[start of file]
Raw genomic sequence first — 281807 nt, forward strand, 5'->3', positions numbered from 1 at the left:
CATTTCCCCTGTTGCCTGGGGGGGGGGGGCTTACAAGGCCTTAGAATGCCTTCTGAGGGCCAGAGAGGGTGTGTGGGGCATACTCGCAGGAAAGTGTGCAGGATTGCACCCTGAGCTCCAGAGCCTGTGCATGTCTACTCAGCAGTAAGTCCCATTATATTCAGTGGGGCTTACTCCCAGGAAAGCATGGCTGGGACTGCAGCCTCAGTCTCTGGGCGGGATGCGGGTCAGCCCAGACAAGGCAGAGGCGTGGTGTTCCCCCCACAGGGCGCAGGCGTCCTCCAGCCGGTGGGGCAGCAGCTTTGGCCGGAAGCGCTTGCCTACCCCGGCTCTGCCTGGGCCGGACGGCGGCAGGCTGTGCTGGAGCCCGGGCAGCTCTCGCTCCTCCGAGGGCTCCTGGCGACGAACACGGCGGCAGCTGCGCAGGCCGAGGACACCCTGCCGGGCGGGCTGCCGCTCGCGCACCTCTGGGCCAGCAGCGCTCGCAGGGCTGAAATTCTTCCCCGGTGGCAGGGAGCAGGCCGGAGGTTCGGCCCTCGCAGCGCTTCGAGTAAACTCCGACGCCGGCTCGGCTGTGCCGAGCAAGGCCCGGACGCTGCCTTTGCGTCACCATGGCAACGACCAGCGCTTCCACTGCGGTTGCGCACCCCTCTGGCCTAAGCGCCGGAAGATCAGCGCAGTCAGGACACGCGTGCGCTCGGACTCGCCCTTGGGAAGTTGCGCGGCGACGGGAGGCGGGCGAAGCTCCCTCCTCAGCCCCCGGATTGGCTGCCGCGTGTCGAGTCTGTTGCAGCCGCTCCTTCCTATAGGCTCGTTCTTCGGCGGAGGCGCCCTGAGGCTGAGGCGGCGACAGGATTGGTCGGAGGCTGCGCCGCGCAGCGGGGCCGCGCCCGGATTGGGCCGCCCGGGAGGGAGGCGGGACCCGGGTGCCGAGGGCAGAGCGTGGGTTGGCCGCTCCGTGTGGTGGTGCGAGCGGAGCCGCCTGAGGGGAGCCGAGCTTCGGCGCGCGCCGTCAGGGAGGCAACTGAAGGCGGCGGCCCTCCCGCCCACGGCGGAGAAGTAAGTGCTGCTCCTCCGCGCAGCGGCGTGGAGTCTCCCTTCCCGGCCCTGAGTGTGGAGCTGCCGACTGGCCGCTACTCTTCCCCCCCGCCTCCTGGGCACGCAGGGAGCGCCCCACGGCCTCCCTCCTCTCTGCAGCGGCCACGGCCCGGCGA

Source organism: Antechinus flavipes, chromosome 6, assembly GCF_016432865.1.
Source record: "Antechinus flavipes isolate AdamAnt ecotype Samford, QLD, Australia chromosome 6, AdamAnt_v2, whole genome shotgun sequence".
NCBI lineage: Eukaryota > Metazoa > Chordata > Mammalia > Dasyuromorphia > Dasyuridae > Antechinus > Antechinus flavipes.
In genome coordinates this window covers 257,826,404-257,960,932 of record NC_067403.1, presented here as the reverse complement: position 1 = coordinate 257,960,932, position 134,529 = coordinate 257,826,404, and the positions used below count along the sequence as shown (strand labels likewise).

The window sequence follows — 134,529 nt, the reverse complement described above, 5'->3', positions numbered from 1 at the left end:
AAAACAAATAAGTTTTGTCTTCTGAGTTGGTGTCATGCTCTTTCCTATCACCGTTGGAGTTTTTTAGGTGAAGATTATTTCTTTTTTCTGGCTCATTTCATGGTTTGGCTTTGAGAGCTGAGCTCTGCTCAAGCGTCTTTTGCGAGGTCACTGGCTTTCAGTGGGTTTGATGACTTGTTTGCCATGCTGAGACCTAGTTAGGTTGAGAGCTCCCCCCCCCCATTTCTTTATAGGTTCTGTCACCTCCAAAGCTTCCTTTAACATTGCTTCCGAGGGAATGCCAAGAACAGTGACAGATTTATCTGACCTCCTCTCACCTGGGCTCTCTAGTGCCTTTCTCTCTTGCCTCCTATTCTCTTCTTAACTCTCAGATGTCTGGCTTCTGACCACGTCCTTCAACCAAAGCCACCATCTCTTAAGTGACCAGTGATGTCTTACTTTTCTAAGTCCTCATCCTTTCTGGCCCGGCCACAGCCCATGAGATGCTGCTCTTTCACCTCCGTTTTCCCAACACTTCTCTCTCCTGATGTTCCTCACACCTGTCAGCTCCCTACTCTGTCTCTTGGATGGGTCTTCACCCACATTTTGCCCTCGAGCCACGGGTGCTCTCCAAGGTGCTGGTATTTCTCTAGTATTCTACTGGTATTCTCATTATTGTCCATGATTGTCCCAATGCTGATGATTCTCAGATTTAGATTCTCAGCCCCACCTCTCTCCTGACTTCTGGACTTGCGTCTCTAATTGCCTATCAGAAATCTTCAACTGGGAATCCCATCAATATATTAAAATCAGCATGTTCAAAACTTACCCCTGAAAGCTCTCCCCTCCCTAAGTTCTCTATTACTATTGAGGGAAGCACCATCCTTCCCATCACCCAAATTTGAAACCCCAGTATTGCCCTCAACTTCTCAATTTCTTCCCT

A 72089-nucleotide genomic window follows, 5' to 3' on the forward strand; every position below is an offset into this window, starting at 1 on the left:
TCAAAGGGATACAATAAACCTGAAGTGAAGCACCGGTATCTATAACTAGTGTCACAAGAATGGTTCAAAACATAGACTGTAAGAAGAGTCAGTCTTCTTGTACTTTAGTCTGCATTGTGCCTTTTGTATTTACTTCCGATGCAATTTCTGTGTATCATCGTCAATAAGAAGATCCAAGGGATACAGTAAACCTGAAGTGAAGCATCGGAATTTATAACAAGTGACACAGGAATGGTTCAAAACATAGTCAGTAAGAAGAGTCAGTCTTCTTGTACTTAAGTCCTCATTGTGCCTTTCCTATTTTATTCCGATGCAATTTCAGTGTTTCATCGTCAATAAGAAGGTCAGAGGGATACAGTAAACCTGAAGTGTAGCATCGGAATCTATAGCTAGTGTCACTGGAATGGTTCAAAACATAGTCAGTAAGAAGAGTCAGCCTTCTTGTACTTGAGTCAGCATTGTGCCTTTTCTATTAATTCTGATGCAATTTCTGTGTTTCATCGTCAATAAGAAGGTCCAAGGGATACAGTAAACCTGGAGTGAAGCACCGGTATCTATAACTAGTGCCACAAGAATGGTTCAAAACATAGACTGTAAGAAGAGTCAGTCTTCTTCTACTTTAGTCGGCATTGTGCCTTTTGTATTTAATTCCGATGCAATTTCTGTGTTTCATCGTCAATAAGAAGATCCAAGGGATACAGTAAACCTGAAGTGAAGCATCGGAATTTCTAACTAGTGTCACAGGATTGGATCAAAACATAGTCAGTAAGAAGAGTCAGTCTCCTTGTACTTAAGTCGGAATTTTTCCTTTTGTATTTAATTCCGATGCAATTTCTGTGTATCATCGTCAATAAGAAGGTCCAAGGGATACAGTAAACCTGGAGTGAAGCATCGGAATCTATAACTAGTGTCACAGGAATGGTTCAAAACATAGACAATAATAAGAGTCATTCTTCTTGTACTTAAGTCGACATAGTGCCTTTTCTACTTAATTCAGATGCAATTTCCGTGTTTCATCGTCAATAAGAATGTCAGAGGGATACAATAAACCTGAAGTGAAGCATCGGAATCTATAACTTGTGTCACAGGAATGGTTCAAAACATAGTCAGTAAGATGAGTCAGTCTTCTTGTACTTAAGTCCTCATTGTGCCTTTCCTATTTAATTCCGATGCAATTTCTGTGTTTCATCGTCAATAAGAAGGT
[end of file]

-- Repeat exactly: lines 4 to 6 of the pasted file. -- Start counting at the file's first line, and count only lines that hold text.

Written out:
Source record: "Antechinus flavipes isolate AdamAnt ecotype Samford, QLD, Australia chromosome 6, AdamAnt_v2, whole genome shotgun sequence".
NCBI lineage: Eukaryota > Metazoa > Chordata > Mammalia > Dasyuromorphia > Dasyuridae > Antechinus > Antechinus flavipes.
In genome coordinates this window covers 257,826,404-257,960,932 of record NC_067403.1, presented here as the reverse complement: position 1 = coordinate 257,960,932, position 134,529 = coordinate 257,826,404, and the positions used below count along the sequence as shown (strand labels likewise).